Tell Me More: Climate Change Crisis

Activist and environmentalist Bill McKibben talks in a Tufts podcast about the urgent need for action to combat the already existing harms from man-made climate change
Bill McKibben speaking at Tufts
“The extra heat that we’ve introduced has caused enormous changes already, and the things that in 1989 we thought would manifest late in the twenty-first century showed up early in the twenty-first century,” said Bill McKibben. Photo: Alonso Nichols
November 28, 2018


Tell Me More is a Tufts University podcast featuring brief conversations with the thinkers, artists, makers, and shapers of our world. Listen and learn something new every episode. Subscribe on Apple Podcasts, Google Play Music, Stitcher, and SoundCloud.

In this episode, activist and environmentalist Bill McKibben offers his perspectives on climate change, including the critical underestimation that scientists made during the past thirty years, the best way for individuals to make a difference, and the one fact about our climate that you need to know—to understand our century.

McKibben is the founder of, the first global grassroots climate change movement. His 1989 book The End of Nature is regarded as one of the first written for a general audience on the realities of climate change, and he has been named to Foreign Policy’s inaugural list of one hundred most important global thinkers. The Boston Globe cited him as “probably America’s most important environmentalist.” 

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HOST: Welcome to Tell Me More, a podcast series featuring distinguished visitors to Tufts University who share their ideas, discuss their work, and shed light on important topics of the day.

In this episode of Tell Me More, activist and environmentalist Bill McKibben offers his perspectives on climate change, including the critical underestimation that scientists made during the past thirty years, the best way for individuals to make a difference, and the one fact about our climate that you need to know—to understand our century.

McKibben is the founder of, the first global grassroots climate change movement. His 1989 book The End of Nature is regarded as one of the first written for a general audience on the realities of climate change. In October, McKibben spoke with Kelly Sims Gallagher, professor of energy and environmental policy and director of the Center for International Environment and Resource Policy at The Fletcher School. Let’s listen in.

KELLY SIMS GALLAGHER: Well, Bill, we know you founded and this was the first global grassroots climate change movement, which has organized more than 20,000 rallies around the world, spearheaded resistance to the Keystone pipeline, and launched the very fast-growing fossil-fuel divestment movement. What inspired you to found

BILL MCKIBBEN: Well, that’s a good question. You were in on this activism stuff way before me. I was a writer about climate change. I wrote the first book about climate change thirty years ago next year. And I believed at the time that if people merely explained, as scientists were doing, that the most dangerous thing in the world was happening, that somebody would do something about it. That seemed to me, in my simple-minded way, what to expect. But nobody did anything about it. You and I were together at Kyoto and that was about as close as we ever got to people even trying and it wasn’t very impressive even there.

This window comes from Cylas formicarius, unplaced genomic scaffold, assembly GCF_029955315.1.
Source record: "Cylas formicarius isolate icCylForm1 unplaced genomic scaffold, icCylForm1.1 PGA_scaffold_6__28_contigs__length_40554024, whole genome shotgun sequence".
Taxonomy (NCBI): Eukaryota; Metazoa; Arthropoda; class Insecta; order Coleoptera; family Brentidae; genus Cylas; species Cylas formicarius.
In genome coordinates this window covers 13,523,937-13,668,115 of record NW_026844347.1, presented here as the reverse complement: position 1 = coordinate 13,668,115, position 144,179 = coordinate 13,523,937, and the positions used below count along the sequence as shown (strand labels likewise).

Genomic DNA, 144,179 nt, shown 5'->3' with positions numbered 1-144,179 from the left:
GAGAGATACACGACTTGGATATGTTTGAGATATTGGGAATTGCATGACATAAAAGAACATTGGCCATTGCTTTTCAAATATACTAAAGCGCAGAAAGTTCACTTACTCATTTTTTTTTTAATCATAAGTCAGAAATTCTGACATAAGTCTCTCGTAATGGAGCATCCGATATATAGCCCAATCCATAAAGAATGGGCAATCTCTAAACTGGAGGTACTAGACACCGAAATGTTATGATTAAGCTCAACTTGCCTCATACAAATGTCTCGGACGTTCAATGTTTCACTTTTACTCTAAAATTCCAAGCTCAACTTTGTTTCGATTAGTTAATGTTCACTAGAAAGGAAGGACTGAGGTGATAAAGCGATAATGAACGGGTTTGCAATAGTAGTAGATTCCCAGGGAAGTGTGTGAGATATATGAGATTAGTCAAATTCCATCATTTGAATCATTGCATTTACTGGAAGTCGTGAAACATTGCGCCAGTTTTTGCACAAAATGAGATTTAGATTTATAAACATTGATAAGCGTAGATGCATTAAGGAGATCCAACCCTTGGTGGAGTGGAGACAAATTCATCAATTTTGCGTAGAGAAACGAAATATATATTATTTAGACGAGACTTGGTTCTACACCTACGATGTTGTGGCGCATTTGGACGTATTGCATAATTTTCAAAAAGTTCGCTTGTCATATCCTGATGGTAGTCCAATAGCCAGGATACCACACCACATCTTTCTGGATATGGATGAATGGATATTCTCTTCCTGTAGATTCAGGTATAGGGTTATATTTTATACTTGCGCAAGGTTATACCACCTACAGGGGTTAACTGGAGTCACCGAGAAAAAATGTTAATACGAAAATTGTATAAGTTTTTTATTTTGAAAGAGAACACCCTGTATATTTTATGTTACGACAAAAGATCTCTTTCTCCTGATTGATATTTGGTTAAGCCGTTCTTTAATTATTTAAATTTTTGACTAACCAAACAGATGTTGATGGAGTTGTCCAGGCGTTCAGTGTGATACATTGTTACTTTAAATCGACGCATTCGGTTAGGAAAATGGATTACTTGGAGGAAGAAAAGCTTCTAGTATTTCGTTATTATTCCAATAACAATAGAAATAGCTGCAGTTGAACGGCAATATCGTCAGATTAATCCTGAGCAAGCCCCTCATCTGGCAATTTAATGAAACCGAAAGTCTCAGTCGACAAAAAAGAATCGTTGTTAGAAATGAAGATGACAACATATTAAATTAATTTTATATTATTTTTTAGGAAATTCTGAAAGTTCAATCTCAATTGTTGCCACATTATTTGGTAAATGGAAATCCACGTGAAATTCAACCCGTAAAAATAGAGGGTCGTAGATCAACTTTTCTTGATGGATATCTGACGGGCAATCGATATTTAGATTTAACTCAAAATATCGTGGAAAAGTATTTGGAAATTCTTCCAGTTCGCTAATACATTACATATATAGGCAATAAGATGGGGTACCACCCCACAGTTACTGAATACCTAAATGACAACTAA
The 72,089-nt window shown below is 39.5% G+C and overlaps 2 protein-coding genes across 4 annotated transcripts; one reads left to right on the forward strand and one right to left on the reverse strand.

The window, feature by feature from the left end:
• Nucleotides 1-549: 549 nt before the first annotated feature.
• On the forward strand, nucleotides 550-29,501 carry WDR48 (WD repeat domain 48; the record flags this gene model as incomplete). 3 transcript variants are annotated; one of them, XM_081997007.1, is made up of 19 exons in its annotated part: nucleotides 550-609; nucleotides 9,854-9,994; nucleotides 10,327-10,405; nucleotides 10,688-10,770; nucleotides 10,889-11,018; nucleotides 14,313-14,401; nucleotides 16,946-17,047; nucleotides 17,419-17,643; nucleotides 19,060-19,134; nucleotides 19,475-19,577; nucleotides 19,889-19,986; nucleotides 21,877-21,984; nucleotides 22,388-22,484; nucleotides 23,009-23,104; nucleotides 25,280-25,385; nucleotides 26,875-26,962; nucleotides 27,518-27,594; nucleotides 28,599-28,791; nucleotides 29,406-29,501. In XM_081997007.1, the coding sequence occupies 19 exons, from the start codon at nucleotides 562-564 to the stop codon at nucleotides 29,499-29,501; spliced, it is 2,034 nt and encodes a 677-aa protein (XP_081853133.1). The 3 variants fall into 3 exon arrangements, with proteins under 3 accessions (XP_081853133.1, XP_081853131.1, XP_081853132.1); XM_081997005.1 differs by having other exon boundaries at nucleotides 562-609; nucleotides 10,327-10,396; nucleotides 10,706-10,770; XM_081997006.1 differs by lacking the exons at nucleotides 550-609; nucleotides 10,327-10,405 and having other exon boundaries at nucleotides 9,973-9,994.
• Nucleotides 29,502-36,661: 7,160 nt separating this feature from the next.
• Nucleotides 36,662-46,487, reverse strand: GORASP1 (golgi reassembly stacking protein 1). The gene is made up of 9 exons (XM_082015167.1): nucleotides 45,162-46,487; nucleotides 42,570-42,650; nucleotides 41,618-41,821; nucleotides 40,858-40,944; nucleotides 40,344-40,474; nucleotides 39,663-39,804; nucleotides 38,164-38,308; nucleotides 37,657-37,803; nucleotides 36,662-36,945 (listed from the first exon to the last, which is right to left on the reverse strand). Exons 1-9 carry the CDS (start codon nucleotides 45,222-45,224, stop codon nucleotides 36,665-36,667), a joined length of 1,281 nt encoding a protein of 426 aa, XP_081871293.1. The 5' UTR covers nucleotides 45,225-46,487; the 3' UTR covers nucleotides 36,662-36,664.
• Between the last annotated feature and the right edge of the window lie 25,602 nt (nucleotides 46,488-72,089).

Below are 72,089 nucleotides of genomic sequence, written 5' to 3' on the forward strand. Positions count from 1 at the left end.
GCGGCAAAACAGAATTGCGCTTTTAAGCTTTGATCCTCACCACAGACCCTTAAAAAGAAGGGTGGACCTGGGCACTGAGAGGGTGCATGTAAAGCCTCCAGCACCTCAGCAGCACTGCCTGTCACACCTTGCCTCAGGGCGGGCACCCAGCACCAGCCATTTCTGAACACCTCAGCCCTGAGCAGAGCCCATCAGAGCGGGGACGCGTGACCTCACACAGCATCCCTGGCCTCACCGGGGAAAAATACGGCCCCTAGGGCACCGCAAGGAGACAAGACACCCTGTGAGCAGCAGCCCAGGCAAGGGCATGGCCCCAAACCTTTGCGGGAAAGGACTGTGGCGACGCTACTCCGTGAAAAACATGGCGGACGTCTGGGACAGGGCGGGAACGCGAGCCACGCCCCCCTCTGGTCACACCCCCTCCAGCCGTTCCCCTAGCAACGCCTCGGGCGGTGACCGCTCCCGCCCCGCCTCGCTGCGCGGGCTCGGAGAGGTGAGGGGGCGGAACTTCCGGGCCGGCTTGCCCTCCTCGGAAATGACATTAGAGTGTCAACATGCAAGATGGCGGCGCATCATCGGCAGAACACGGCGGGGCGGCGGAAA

At a certain point, I just decided that writing another book was probably not going to move the needle, that it was time to see if we could organize in a serious way. And so, drawing on some of the lessons learned from places like Ozone Action, where you did such amazing work, we tried to see what we could do on a global basis.

GALLAGHER: Given all you’ve accomplished already in, what do you feel has been the most important or successful accomplishment at this time?

MCKIBBEN: Let’s be very clear—none of it has been anywhere near successful enough. This is a battle we’re still losing—and losing in a dramatic way. Probably the most useful things we’ve done are (1) build a movement where there wasn’t one before, a climate movement around the world for the first time; (2) begin this fight against new fossil-fuel infrastructure—we helped start it with the Keystone pipeline; now every pipeline, every coal mine, every frack well gets fought; and (3) drawing attention mostly through this big divestment campaign to the links between money and the fossil-fuel industry and their continued plunder of the planet. That has grown into the largest anti-corporate campaign in history. We’ve got about $7 trillion dollars now in endowments and portfolios that have pulled out of fossil fuel. So those are probably the three things that have been most useful, I’d say.

GALLAGHER: What about the engagement of this new generation or younger generation of people? When I look at, to me that strikes me as one of the most important accomplishments of all. You gave a vehicle to these younger people to find ways to express themselves and to take action.